Whiteflies derive their name from the powdery white wax covering the adult’s wings and body. Adults are tiny (less than 2mm long) insects with yellowish bodies and whitish wings. They usually occur in groups on the undersides of leaves. The most common species in horticultural farming is the greenhouse whitefly, Trialeurodes vaporariorum.


Adults generally feed on young leaves close to the growing point of the plant, and lay eggs there on the underside of the leaves. After hatching, the eggs undergo four stages before becoming adults. The first instar, or nymphal stage, hatches in 5-10 days. Sometimes called crawlers, whiteflies at this stage are flat and scale-like and crawl around for a short while before becoming immobile. The second and third nymphal stages are followed by the fourth, or pupal, stage. The adult emerges from the pupal stage. Development is temperature and crop cultivar dependent and populations can build up quickly in situations where natural enemies are destroyed and weather is favourable.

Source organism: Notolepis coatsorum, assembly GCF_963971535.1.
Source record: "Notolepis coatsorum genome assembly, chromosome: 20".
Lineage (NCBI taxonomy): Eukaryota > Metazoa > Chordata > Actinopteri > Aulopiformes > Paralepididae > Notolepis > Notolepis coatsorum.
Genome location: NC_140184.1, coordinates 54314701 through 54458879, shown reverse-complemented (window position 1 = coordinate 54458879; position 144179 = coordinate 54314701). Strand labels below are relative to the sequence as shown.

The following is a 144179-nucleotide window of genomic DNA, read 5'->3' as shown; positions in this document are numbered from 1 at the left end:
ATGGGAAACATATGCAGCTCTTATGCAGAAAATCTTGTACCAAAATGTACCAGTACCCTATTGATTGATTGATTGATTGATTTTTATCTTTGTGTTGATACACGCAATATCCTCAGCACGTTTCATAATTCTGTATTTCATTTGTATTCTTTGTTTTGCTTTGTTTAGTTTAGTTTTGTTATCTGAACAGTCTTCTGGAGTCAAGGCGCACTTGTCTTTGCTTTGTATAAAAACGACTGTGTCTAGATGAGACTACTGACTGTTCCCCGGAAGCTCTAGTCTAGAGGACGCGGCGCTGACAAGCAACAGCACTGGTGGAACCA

Whiteflies suck phloem sap. Large populations can cause leaves to deform, turn yellow, appear dry, or fall off plants. They also excrete honeydew, so leaves may be sticky or covered with black sooty mold. The honeydew may also attract ants, which interfere with the activities of natural enemies that may control whiteflies and other pests.